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Child witnesses could "dry up" under media spotlight, family judge warns

17 November 2009

Lord Justice Wall, a senior family judge, has warned that confidential information from vulnerable child witnesses and others could “dry up” as a result of the campaign for greater media access to the family courts.

“I have no doubt that if the government has its way, confidential information from children and others will dry up,” he said.

“Nobody is going to be frank about their problems if they feel that they are going to appear in the press.”

Lord Justice Wall told the annual Bond Solon expert witness conference in London: “The advantage of transparency, properly addressed, is, of course, that it will demonstrate to the public the difficulty and sensitivity of the decisions which the family justice system has to take on a daily basis.

“The disadvantage is that we are in the hands of the media, which is interested in personalities, not issues. Thus if, for example, a journalist reports day one of a hearing, the evidence may be contradicted or wholly negatived on day two, when the journalist is not present.

“And, of course, if the journalist chooses not to report the judgment, there is nothing, as I understand the government’s present proposals, which can be done about it.”

Wall LJ proposed that a “detailed protocol” should be drawn up, following tri-partite discussions between lawyers, experts and press.

“Issues, say the judges, do not depend upon identities, but if there is to be reporting, it must be fair,” he said.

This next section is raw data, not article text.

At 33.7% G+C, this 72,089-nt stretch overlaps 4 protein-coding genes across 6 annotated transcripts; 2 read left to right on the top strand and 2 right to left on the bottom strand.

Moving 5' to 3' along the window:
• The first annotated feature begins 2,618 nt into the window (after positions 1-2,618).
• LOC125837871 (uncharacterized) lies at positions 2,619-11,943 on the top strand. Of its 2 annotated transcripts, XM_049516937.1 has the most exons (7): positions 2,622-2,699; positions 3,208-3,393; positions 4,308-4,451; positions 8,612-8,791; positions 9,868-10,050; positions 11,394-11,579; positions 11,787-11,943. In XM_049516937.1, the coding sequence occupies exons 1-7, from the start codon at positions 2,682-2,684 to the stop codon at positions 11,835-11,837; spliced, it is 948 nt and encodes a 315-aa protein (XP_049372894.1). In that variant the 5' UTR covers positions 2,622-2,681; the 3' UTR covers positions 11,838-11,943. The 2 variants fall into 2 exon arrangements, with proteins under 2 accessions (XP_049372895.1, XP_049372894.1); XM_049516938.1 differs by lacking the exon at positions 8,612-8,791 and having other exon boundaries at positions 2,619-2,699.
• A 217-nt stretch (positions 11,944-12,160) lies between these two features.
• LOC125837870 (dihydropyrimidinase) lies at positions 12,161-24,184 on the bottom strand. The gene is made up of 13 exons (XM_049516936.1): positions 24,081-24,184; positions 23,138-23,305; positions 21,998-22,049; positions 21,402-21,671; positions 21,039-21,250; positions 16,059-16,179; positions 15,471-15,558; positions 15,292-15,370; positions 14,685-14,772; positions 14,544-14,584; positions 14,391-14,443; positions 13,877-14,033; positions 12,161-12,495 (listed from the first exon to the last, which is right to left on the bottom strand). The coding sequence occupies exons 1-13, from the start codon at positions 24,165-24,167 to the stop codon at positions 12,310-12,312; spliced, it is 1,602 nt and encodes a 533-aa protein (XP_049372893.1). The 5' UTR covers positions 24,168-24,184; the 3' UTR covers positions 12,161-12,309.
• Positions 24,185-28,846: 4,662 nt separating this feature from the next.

“Experts must pay their part. They must, in my view, play the case according to the book. They must follow their instructions: they must abide by good practice.

“They must be honest and clear. If they are, they will be supported by a judiciary committed to rebut the canard [false rumour] of ‘secret justice’.”

Wall LJ said he was sorry he could not give the audience of almost 300 experts greater comfort and that “if the government has its way” they would be named in media reports.

He proposed that where experts gave “sound evidence” judges should say so in their judgments and then release a copy of that judgment, anonymised to protect any children involved.

He said that, even if the press did not report it, the judgment would still be in the public domain and the expert could use it in his or her defence.

“I am appalled by the ignorance of the view that the expert in a given case is a ‘hired gun’, willing to say anything the payer of the report wishes him to say. Nothing, in my experience, is further from the truth.”

Mark Solon, managing director of Bond Solon, said it was clear that experts were concerned about their personal security if they were named.

“In theory public access to the family courts is a good idea, but the practical difficulties are numerous,” he said.

Solon added that he was also concerned that experts were not keeping up to date with around 50 amendments to the Civil Procedure Rules which had been carried since 1999.

In particular, Solon said that under part 35 of the CPR experts were required not only to sign a statement of truth, but also a declaration of awareness of the updated civil procedure rules.

“Experts are being asked to be lawyers as well as experts,” Solon said. “It is up to lawyers to ensure compliance with the court timetable.”

He said that experts blamed solicitors for a lack of communication regarding court timetables, late instructions and a lack of feedback on the progress of trials.

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Procedures Expert witness The Bar